DID St Lucia drop the ball in the fight against HIV/AIDS? Or is it that we never had the ball in hand in the first place?
We are forced to ask these questions after hearing the shocking news this week about our HIV/AIDS figures. St Lucia has already chalked up some records in the field of health that are not at all flattering. Now we have gone and added “the country with the second highest number of people living with HIV/AIDS in the Eastern Caribbean” to our list of negative accolades.
With more than 500 cases, St Lucia is said to be second only to St Vincent and the Grenadines which recorded 800 cases. But ask any knowledgeable person in the health sector and they will tell you that these figures are grossly under estimated; that they actually represent only reported cases, so we are looking at a tip of the iceberg.
The online publication THE BODY, which promotes itself as “The complete HIV/AIDS resource”, reports that there is a lack of data and research on HIV prevalence among the drivers of the epidemic in St Lucia.
As if this was not enough, St Lucia also has another black mark against its name as far as HIV/AIDS is concerned. We are said to be the only island in the Eastern Caribbean where HIV transmission from mothers to children has not been eliminated. Countries like Barbados, Dominica and Grenada were the first set to achieve success in this area. We distinctly recall hearing some time ago, maybe as recently as last year, that St. Lucia was well on the way to achieving this. So what has gone wrong?
We gather that many St Lucians were as shocked as we are on hearing these developments this week as we joined other countries in observing World AIDS Day. We honestly wish that someone in the Ministry of Health would help us get some idea of just how we came to this point. We need the explanations because this is not the first instance where we thought we were doing well, and now we are discovering that we are not. Specifically, how is it that we have become THE ONLY island in the subregion that has not eliminated mother to child HIV transmission?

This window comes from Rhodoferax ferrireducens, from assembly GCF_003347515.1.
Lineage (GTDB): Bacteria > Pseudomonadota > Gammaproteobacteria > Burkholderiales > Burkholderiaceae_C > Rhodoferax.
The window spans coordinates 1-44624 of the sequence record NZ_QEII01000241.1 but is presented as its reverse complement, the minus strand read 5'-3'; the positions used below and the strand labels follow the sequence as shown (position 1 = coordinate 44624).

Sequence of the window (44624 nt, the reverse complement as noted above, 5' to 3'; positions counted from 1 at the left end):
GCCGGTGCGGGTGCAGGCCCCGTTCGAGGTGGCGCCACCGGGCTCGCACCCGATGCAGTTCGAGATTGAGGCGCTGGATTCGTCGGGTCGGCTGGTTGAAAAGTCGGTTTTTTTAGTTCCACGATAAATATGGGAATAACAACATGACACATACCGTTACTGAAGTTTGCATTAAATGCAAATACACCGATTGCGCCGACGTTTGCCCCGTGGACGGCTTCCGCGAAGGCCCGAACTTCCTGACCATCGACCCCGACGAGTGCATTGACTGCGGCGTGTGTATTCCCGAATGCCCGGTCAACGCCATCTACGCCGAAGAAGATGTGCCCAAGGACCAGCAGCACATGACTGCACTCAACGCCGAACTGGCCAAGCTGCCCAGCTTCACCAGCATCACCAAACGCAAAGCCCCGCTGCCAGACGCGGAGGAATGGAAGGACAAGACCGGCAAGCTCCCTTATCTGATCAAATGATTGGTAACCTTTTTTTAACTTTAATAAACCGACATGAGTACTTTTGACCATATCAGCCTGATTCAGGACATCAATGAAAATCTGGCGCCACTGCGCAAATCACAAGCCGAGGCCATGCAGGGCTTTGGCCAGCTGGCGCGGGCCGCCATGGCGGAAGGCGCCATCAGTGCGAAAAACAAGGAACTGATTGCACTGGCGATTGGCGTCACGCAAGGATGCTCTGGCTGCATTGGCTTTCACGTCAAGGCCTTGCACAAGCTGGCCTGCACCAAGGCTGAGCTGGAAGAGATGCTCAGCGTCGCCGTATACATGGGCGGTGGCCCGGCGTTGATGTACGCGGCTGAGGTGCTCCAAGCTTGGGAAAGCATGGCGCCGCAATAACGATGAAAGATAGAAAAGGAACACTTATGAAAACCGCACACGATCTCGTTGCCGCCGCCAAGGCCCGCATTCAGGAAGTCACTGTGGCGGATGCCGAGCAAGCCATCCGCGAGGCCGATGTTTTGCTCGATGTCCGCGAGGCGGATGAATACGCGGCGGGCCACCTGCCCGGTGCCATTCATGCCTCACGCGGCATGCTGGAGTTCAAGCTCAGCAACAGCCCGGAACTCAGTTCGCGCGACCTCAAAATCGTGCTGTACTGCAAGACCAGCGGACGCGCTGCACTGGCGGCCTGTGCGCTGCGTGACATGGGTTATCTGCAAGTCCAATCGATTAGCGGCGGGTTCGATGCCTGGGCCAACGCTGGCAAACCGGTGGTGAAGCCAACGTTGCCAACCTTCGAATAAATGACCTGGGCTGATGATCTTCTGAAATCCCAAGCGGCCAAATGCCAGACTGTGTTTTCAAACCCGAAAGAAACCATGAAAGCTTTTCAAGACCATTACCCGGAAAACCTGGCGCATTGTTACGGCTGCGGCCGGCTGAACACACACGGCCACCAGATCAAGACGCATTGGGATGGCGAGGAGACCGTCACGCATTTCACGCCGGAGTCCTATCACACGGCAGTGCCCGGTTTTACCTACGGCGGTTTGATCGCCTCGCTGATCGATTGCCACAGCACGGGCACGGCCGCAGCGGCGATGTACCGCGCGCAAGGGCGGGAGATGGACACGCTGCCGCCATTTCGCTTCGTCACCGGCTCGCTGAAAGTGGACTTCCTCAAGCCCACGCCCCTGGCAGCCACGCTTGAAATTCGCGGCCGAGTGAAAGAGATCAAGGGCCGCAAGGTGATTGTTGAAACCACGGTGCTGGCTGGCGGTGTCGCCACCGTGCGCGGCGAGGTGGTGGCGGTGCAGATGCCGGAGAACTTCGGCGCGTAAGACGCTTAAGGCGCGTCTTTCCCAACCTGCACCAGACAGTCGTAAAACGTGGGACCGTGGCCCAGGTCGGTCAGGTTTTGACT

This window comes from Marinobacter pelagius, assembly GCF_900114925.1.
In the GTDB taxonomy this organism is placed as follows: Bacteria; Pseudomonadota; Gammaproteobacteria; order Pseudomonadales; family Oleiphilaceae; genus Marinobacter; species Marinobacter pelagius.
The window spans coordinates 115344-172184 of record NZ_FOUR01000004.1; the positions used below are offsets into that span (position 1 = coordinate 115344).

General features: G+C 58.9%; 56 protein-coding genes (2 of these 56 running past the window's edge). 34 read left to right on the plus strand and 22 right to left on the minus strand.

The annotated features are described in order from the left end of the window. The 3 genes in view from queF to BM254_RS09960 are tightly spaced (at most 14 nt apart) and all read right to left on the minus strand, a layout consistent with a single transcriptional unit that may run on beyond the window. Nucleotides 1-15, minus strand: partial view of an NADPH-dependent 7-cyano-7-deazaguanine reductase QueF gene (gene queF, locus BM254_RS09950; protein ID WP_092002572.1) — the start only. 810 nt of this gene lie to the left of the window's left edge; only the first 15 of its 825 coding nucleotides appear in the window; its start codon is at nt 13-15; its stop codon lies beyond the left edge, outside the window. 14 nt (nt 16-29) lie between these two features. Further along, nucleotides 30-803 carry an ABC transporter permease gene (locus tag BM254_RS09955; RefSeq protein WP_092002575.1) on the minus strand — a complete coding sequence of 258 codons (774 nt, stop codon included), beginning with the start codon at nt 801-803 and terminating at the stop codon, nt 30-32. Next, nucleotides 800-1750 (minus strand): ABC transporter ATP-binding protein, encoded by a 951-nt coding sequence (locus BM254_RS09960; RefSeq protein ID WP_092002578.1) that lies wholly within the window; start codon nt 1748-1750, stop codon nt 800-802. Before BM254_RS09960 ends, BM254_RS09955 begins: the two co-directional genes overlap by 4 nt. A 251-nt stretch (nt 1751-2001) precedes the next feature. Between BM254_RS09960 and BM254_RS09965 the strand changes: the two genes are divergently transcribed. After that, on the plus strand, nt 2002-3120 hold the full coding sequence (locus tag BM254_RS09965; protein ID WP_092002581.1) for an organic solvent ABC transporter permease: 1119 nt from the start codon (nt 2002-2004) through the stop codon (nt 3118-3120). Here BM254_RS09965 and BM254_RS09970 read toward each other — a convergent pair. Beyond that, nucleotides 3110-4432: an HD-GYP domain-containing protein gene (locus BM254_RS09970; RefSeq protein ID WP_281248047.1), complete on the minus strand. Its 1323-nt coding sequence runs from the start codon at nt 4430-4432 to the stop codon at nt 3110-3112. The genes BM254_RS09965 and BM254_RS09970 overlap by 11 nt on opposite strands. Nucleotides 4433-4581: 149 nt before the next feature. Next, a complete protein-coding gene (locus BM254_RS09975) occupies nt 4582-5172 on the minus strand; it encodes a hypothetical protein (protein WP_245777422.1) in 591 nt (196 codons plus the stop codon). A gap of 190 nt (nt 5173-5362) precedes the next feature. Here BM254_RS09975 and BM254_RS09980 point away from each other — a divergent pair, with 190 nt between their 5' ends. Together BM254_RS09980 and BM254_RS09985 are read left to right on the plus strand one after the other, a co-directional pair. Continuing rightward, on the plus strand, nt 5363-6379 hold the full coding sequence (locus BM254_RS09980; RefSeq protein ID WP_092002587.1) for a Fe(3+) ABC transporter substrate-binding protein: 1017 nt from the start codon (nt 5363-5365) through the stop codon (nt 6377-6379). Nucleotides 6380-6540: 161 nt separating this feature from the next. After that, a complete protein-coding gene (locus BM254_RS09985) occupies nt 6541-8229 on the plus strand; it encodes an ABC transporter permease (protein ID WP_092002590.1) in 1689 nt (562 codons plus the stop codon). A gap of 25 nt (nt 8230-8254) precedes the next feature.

Most alarming in all of this is the fact that with several countries in the Caribbean and elsewhere targeting ending the AIDS epidemic by 2030—in 14 years’ time—we find ourselves sitting on a time bomb, because it is clear that there are people in this country spreading the disease. It appears that many are not prepared to make the necessary lifestyle changes that offer protection against contracting this disease. We understand that there are even drugs that can be taken by an HIV negative person on a daily basis that dramatically reduces the chance of contracting the virus.
According to the recent statistics, St Lucia finds itself in a regional pool where 83 percent of reported persons with HIV are in the 15-54 year age group, but 50 percent of that group are 25-34 years old. For our country, these figures are indeed frightening.
It is clear to us that St Lucia will have to launch a new offensive against HIV/AIDS. We need to look at the strategies that have been employed to date and determine whether they need tweaking in some way or whether new initiatives are needed to bring this thing under some kind of control. Above all, we need to come to some understanding about the true status of HIV/AIDS in St Lucia in terms of numbers. Explanations are needed from the Ministry of Health and we need them quickly because we are dealing with a potentially dangerous situation here.